As a cross country skier, I compete in a wide variety of lengths and “styles” of courses. My shortest event takes approximately three minutes, and my longest event takes approximately one and a half hours. Sometimes I am racing straight up an alpine resort, and sometimes I am pushing across long flats. I race all over the world, all hours of the day, and no one course looks like the other. As a result, I need to have a bag full of “strengths”. For me, these strengths have included speed, endurance, power, balance, tactical skills, and more. As a cross country skier, our racing season generally runs from November to April, and our training season runs from May until November. It can be hard to divide my attention during these months between the many skills and strengths I want to work on.
Two of the top strengths I have focused on more and more these past couple of years have been speed and power. Much of this has been done in the gym. While I compete in an outdoor endurance sport, there is no doubt that a foundation of basic strength has allowed me to make the technique and speed skills I have chipped away at.
Since I was a young kid, it has always felt intimidating to me to walk into a gym. There are so many machines, so many people, so much motivation, and often a lot of action going on. I used to find myself hiding in the corner doing a small core workout, or quietly wandering over to the machines and sneaking in when people were taking a break. The thing that has changed this fear for me is to develop a plan before I arrive—whether that is with a coach, looking up workouts on the Internet, looking back in my training book, working with a personal trainer, or finding inspiration in Youtube videos. As long as I have a plan and a mission, when I step foot inside, I am able to overcome the intimidation factor. Just imagine, you wouldn’t try to drive to a location in the middle of a busy city without looking at a map beforehand…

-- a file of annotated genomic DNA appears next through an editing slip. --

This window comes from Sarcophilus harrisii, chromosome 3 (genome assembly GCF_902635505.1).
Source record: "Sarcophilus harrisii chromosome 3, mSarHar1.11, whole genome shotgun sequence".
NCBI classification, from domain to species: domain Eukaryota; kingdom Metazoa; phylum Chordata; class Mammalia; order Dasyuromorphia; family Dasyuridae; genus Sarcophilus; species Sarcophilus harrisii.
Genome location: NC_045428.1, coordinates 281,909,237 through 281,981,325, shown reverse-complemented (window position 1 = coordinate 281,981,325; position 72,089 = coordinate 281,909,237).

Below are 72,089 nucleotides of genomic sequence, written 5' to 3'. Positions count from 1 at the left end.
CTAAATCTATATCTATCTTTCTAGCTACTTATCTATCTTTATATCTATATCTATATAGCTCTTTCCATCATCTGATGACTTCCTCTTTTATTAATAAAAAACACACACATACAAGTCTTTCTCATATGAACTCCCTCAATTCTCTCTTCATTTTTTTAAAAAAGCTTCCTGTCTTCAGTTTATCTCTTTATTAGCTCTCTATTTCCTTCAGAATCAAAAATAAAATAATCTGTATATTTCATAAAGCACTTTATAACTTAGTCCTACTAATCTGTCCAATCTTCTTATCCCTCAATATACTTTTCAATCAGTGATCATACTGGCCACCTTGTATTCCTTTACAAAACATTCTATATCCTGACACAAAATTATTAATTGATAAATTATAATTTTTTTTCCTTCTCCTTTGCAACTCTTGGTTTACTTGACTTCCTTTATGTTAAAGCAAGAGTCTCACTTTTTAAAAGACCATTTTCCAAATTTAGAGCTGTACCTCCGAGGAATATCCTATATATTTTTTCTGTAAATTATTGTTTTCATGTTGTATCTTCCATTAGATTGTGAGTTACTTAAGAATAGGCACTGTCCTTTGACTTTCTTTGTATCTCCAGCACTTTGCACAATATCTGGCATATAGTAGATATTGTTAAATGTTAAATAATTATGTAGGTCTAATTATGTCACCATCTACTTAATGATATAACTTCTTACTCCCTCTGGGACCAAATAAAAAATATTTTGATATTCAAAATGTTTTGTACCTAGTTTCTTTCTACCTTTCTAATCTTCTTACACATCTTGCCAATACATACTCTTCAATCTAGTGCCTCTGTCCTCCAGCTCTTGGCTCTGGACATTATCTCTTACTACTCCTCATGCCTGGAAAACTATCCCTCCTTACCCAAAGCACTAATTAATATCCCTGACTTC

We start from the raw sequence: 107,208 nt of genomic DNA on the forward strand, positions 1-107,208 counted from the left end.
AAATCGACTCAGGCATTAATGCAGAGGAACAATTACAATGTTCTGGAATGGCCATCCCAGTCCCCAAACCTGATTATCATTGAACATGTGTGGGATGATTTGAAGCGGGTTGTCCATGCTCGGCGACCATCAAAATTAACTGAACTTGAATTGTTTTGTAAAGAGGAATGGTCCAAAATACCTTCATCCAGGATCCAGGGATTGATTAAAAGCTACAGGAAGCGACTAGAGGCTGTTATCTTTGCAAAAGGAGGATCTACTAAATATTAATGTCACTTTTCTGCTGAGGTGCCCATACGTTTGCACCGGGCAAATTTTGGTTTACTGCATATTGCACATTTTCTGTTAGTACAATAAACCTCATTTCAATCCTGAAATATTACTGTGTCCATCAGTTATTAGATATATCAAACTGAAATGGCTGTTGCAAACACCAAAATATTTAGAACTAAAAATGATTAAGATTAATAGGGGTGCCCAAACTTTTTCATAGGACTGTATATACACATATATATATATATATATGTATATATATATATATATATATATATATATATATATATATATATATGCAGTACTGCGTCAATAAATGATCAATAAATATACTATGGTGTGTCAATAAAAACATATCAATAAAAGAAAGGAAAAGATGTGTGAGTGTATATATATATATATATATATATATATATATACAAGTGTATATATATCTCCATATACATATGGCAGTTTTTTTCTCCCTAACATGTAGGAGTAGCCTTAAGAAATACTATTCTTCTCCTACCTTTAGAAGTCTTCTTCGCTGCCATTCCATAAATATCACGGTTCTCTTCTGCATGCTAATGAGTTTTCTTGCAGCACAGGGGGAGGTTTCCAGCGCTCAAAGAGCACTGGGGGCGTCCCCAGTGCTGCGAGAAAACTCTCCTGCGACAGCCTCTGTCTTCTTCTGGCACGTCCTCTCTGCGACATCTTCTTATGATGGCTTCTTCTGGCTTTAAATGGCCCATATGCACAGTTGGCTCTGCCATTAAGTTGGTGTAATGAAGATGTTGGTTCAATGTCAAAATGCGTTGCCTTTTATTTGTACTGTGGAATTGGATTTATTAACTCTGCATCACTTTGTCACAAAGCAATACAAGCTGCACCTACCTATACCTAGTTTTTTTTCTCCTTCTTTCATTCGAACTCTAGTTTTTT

The past few years, the majority of my indoor workouts have been focused on “main muscle groups”. For me, and my sport, that includes my back, legs, core, and arms. For each body part, there are opposing directions. For example, I want to work on both my triceps as well as my biceps. And with my legs, I want to work on my quads as well as my hamstrings. And finally, I want my core strength to equal my back strength. With this simple focus, and “equal emphasis”, I have been able to show up on the ski course with a pretty stable “general strength”. As my general strength increases, I am able to make clean technique movements, and I am able to increase both my speed and power.
This past season one of my technique changes I was focused on most was the power used when double poling and V2-ing. (For those of you not familiar with that technique, it is the moment we set our poles down on the snow and transmit power.) Skiers are becoming stronger and stronger in their upper bodies, so I wanted to ensure I was staying ahead of the curve. The exercise that you would find me doing at least twice a week all throughout the summer and the winter racing season is called the French press. You can do it with any amount of weight and it is focused on your triceps muscles. Start small because it can leave you pretty sore.
I challenge, and encourage you all to pick a new workout, or a new exercise to take on for a period of time, and see if you can find any changes. There is still at least a month left of ski season. What single exercise can you incorporate into your routine at least twice a week?
Check out Sadie's Hotel workout for when you're on the road!